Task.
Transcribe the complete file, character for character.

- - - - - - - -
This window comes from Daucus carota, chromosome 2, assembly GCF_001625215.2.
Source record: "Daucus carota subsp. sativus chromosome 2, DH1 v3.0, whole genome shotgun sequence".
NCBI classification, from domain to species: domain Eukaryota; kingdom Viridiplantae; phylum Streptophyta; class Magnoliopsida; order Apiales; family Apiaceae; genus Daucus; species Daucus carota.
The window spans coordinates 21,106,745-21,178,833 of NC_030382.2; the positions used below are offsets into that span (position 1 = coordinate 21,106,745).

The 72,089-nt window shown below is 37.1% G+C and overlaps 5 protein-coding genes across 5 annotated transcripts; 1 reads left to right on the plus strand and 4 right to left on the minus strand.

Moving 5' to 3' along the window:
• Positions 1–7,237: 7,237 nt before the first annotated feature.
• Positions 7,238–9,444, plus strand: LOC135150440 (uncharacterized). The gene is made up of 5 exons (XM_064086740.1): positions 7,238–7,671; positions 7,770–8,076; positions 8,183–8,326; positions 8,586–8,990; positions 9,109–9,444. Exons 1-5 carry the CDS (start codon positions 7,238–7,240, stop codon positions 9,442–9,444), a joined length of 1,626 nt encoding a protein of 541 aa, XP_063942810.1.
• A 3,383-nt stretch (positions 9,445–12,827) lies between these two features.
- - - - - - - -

This window comes from Daucus carota, chromosome 2, assembly GCF_001625215.2.
Source record: "Daucus carota subsp. sativus chromosome 2, DH1 v3.0, whole genome shotgun sequence".
NCBI classification, from domain to species: domain Eukaryota; kingdom Viridiplantae; phylum Streptophyta; class Magnoliopsida; order Apiales; family Apiaceae; genus Daucus; species Daucus carota.
The window spans coordinates 21,106,745-21,178,833 of NC_030382.2; the positions used below are offsets into that span (position 1 = coordinate 21,106,745).

The 72,089-nt window shown below is 37.1% G+C and overlaps 5 protein-coding genes across 5 annotated transcripts; 1 reads left to right on the plus strand and 4 right to left on the minus strand.

Moving 5' to 3' along the window:
• Positions 1–7,237: 7,237 nt before the first annotated feature.
• Positions 7,238–9,444, plus strand: LOC135150440 (uncharacterized). The gene is made up of 5 exons (XM_064086740.1): positions 7,238–7,671; positions 7,770–8,076; positions 8,183–8,326; positions 8,586–8,990; positions 9,109–9,444. Exons 1-5 carry the CDS (start codon positions 7,238–7,240, stop codon positions 9,442–9,444), a joined length of 1,626 nt encoding a protein of 541 aa, XP_063942810.1.
• A 3,383-nt stretch (positions 9,445–12,827) lies between these two features.